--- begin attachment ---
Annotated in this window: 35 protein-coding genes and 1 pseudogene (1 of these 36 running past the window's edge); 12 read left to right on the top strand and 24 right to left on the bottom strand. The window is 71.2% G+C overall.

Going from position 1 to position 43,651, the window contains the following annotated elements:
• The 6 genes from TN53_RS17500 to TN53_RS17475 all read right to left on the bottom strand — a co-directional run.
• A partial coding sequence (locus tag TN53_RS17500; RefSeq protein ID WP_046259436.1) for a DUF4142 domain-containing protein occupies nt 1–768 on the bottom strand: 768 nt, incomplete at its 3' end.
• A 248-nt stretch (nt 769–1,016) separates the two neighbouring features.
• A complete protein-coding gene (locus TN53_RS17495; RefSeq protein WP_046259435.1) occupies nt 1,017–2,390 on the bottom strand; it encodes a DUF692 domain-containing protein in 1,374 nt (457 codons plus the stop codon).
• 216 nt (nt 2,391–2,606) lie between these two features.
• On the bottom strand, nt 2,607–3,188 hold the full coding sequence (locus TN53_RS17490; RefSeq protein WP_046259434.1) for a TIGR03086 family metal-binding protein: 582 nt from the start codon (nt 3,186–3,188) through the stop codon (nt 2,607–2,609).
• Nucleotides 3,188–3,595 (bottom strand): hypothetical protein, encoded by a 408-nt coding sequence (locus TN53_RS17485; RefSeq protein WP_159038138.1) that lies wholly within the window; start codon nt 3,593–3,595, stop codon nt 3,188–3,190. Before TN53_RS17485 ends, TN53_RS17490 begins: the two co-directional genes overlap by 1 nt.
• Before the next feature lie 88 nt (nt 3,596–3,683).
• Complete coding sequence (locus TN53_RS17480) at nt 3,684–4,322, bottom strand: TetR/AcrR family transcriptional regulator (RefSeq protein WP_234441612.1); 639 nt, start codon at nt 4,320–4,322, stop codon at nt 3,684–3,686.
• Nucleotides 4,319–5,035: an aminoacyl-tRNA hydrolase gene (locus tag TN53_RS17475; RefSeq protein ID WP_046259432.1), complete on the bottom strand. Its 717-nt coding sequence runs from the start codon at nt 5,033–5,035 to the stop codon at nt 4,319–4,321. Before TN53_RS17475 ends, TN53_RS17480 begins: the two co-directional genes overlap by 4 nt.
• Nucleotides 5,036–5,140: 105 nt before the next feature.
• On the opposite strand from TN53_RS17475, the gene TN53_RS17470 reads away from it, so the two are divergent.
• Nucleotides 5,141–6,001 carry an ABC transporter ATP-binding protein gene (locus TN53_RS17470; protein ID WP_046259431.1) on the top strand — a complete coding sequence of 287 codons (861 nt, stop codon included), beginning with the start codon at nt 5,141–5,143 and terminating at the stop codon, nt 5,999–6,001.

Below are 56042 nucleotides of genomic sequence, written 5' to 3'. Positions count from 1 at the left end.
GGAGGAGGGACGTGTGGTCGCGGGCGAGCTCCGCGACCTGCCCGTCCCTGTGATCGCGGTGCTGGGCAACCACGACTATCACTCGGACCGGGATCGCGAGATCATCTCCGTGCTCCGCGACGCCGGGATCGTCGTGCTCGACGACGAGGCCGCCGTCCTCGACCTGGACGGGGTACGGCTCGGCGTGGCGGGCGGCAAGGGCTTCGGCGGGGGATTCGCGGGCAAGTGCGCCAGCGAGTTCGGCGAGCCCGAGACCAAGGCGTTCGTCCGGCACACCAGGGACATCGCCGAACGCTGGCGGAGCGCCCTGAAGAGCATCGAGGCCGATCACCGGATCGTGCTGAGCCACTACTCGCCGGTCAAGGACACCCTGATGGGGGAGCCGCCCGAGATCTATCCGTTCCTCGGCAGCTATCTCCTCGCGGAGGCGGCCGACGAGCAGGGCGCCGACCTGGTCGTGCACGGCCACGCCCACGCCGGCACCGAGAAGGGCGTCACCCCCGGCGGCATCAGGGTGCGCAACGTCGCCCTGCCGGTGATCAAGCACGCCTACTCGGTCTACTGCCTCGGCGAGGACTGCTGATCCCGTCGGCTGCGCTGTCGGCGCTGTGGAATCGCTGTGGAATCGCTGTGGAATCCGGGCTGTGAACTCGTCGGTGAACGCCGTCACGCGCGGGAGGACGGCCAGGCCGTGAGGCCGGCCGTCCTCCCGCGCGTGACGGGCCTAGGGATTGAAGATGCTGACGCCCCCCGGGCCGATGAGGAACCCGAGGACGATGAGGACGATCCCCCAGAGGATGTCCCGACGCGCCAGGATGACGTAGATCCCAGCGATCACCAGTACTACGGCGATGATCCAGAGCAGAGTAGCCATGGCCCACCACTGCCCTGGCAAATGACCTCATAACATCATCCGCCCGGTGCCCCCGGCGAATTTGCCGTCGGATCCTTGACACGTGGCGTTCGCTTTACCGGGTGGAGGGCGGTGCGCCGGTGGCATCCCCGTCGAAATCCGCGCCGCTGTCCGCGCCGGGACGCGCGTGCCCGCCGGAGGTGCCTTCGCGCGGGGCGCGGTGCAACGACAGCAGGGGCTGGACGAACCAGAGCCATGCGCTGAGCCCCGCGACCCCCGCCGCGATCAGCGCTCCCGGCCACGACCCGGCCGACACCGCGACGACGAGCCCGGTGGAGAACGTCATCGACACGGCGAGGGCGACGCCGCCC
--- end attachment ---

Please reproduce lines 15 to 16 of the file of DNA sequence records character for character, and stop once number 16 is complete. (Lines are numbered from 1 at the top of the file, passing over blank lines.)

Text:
• Nucleotides 5,141–6,001 carry an ABC transporter ATP-binding protein gene (locus TN53_RS17470; protein ID WP_046259431.1) on the top strand — a complete coding sequence of 287 codons (861 nt, stop codon included), beginning with the start codon at nt 5,141–5,143 and terminating at the stop codon, nt 5,999–6,001.

Below are 56042 nucleotides of genomic sequence, written 5' to 3'. Positions count from 1 at the left end.